Saturday, July 24, 2010

Caramel Corn

Caramel corn holds a special place in my memory. My Grandma Unruh made it every Christmas that I could remember. She would leave it in a big tupperware container in the guest bedroom until after we had eaten dinner, but all the grandkids knew where it was. We would sneak in and try some out while dinner was still being prepared.

Grandma's caramel corn was always PERFECT. It was soft but not chewy, and perfectly coated (or at least that's how I remember it). I've honestly been scared to make my own because I didn't want to ruin that memory, and most of the homemade caramel corn I've had just didn't cut it. But this recipe has a great tip for getting everything coated - putting it in an oven in-between mixings so the caramel can soften up. The only thing I would do differently is maybe not leave it in quite so long in-between, because one batch seemed to have just a bit of a burnt taste to it. I'm definitely over my fear of making caramel corn.

Caramel Corn

5 quarts popped popcorn
1 cup sugar
1/2 cup light brown sugar
1/2 cup light corn syrup
1/4 cup water
3 Tbsp butter, unsalted, softened
1 tsp baking soda
1 tsp salt

Put the popped popcorn in a large pot, and place in a 350° oven. (This will keep it warm while you make the caramel and make it easier to stir.) Combine the sugars, corn syrup, water and 1 tablespoon butter in a saucepan and heat until it reaches 400° on a candy thermometor. Remove from heat and stir in the baking soda and salt. Remove the popcorn from the oven; pour the caramel mixture over and stir with a wooden spoon. When the caramel hardens and it is difficult to stir, put the popcorn back into the oven. After 10 minutes, remove the popcorn from the oven and re-stir to coat the popcorn. Continue returning the popcorn to the oven as many times as necessary. When the popcorn is evenly coated, stir in the remaining 2 tablespoons of butter to prevent clumping - do not over-stir at this point. Pour the popcorn out onto a clean countertop and separate out the kernels. Allow to cool.
I hope the instructions are correct - I took the cookbook back to the library after typing the ingredients but before typing the instructions. :-) I think I pretty much got it right.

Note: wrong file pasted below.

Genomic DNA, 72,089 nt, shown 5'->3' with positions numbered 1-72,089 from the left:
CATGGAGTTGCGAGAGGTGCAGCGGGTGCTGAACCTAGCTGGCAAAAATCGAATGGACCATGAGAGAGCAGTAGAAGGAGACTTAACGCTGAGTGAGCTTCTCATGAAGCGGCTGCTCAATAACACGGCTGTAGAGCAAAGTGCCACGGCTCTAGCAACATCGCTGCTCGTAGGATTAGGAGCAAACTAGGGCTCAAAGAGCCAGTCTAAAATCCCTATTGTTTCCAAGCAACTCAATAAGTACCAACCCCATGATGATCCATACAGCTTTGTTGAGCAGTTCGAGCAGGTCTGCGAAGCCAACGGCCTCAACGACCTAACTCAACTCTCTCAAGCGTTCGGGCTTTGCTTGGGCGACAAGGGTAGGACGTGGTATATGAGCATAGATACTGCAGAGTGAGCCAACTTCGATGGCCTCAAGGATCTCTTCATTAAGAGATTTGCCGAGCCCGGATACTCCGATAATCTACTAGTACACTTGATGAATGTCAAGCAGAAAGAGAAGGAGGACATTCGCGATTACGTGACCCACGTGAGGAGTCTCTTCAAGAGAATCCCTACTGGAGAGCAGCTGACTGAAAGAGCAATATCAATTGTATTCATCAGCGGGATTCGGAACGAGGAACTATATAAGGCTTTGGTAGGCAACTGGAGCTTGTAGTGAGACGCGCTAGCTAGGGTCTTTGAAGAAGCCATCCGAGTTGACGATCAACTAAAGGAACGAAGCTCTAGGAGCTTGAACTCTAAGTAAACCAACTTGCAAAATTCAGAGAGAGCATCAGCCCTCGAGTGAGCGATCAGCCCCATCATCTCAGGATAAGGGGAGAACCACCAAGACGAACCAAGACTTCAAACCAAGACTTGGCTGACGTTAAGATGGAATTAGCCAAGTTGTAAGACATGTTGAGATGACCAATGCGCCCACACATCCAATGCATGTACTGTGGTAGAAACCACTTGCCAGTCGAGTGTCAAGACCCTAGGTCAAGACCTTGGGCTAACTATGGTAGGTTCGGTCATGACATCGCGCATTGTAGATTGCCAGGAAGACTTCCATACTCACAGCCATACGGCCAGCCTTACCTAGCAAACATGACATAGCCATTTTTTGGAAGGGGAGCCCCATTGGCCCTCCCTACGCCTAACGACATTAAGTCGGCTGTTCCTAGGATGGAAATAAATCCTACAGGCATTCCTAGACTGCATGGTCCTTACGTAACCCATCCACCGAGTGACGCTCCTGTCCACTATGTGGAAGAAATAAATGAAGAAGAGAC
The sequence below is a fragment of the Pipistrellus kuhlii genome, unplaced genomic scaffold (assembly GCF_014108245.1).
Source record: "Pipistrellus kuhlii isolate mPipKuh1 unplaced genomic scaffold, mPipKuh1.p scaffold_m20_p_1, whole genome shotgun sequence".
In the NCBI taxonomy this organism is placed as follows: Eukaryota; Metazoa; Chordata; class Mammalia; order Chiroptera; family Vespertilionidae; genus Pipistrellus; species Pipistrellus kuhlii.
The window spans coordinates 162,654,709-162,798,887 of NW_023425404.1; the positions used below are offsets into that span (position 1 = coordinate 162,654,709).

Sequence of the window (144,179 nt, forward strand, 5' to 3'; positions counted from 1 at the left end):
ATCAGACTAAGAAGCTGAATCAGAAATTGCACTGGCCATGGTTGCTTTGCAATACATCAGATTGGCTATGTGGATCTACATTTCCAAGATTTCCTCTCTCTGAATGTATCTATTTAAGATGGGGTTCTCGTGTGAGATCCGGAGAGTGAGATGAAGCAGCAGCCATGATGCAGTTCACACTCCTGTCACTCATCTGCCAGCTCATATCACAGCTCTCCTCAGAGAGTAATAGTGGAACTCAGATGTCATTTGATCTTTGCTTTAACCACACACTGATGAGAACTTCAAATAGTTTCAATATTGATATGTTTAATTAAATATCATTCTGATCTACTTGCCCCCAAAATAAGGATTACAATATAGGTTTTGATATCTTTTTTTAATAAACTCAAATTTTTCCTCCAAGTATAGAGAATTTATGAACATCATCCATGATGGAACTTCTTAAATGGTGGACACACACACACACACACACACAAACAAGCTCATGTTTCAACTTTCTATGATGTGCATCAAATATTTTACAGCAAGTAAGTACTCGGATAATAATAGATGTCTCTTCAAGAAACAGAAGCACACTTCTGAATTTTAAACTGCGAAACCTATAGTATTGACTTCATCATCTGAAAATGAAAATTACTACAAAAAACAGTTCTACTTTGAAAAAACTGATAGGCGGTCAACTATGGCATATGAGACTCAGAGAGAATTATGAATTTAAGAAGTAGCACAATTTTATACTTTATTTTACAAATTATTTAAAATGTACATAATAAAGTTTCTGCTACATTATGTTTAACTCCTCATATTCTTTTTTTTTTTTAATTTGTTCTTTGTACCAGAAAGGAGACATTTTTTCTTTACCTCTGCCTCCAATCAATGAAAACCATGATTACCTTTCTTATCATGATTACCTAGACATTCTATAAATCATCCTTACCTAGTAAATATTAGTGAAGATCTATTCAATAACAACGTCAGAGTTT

Monday, July 19, 2010

Mexican Chocolate Pie

I wasn't so sure about this one... it's a Pampered Chef recipe which sometimes are fabulous and other times just ok. Plus I got the crust a little darker than I would have liked. BUT when I served it at Book Club, it was a hit and we also enjoyed it the next night when my sister visited.

Mexican Chocolate Pie

1/2 package refrigerated pie crusts (1 crust)
1/2 cup semi-sweet chocolate morsels, divided
12 ounces whipped topping, thawed
8 ounces cream cheese, softened
1/2 cup milk
1 tsp cinnamon
1 package (3.9 oz) chocolate instant pudding & pie filling

Preheat oven to 425°. Let pie crust stand at room temperature 15 minutes (my package actually said 40 minutes, so I did the longer amount). Gently unfold crust into pie plate, pressing dough into bottom and up sides. Prick bottom and sides. Bake 10-12 minutes or until light golden brown. Remove from oven; cool completely.

Reserve 1 tablespoon of the chocolate morsels for garnish. Microwave remaining chocolate on HIGH 1 minute, stirring every 10 seconds until melted and smooth. Do not overheat. Spread chocolate over bottom and 1 inch up sides of prepared pie crust.

Reserve 1 cup of the whipped topping for garnish. Whisk cream cheese until smooth; gradually add in milk until well blended. Add remaining whipped topping and cinnamon; whisk until smooth. Add pudding mix; whisk again until smooth. (Mixture will be thick.) Spoon filling into crust, spreading evenly.

Grate reserved chocolate over top of pie. Pipe a decorative border around edge of pie with reserved whipped topping. Sprinkle with additional cinnamon, if desired. Refrigerate 30 minutes or until ready to serve.

I really liked the melted chocolate spread over the crust. It made it hard to cut, though, and we laughed about all the noise we were making at the table trying to cut each bite off. Still a good thing!